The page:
Published November 16, 2011
Your body goes through a ton of changes when you have children and to top it all off, fine lines are starting to appear right alongside those pesky pimples that you thought would have gone away after high school.
You’re not alone. According to a 2008 report published in the Journal of the American Academy of Dermatology, more than 35 percent of women ages 30-39 and more than 25 percent of women ages 40-49 reported suffering from acne.
So what’s a girl to do? Here are some simple solutions to banish this double whammy—stat!
Use a mild foaming or cream cleanser daily, but don’t worry too much about expensive products. Since your cleanser is on your skin for the shortest amount of time of any other product you use, it’s the least important step in your beauty regimen, according to Dr. Amy Taub, a board certified dermatologist, assistant professor at Northwestern University, and founder of Skinfo and Advanced Dermatology. If your skin is oily, look for a cleanser that has salicylic acid or glycolic acid which exfoliate to unclog pores and help to stimulate the skin to prevent wrinkles.
Wearing sunscreen every day is one of the best ways to prevent wrinkles. Even small amounts of sun exposure through windows in your home or in your car add up. “We don’t realize how much sun we’re getting,” said Melissa Galloway, a medical esthetician at Summit Medical Group, in Berkeley Heights, N.J., who says most of the signs of aging are due to sun exposure. Look for products that have an SPF 30 or more and zinc oxide of at least 5 percent.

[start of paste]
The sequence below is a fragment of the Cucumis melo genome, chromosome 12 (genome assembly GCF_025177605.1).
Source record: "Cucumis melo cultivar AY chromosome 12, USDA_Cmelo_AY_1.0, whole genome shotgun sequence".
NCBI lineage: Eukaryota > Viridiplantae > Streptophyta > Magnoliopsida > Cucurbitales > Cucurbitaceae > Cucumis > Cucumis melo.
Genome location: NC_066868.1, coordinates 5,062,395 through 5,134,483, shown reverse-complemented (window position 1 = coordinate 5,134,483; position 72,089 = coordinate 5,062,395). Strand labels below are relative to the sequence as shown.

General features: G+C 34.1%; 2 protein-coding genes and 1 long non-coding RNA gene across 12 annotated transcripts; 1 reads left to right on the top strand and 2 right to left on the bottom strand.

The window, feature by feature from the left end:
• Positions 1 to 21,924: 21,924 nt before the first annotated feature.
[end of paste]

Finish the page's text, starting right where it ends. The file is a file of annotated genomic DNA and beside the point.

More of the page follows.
“Antioxidants are your second line of defense against damage from the sun, smoke, and pollutants in the air,” Taub said. These power houses work like sponges to soak up free radicals that do damage to your skin. Look for moisturizers and serums that have vitamins E, C, green tea, or grape seed extract.
And since wrinkles around the eyes are some of the earliest to appear, it’s important to wear sunglasses anytime you’re outside. “You really have to maintain your collagen as much as possible because it’s not an area that’s easy to treat with lasers or anything else,” said Taub, who recommends products that promote collagen and elastin like peptides and growth factors.
Prescription Retin-A and over-the-counter retinol products are the best way to treat both wrinkles and acne because they work to reduce oil secretion, unclog pores and eliminate old, damaged cells. “It sends a signal to your skin that it should start making new skin,” Taub said.
Superficial chemical peels that contain both salicylic and glycolic acid are also great options because they allow oxygen to get into the pores and prevent bacteria from growing. And because they often use gentle fruit enzymes, they won’t banish you into hiding for a week. “For most people, the superficial peels work well and it’s something they can fit into their everyday lives,” Galloway said. Professional microdermabrasion is also effective for treating fine lines and large and clogged pores.
Avoid abrasive scrubs that are granular or have beads because they can be too harsh. Instead, look for products that contain both salicylic acid and retinol together. Be sure to check labels—if retinol is listed as one of the first few ingredients, it’s likely to have a higher concentration. For some women, retinols are too harsh, so alpha hydroxy acids can work.
Sometimes a little professional Rx is needed in the form of topical solutions, prescription medications, or a variety of in-office procedures. It’s best to speak with your dermatologist who can devise a plan that works for your skin type and the type of acne and wrinkles you have.
Julie Revelant is a freelance writer specializing in parenting, health, and women's issues, a certified Spinning® instructor, and a mom. Learn more about Julie at revelantwriting.com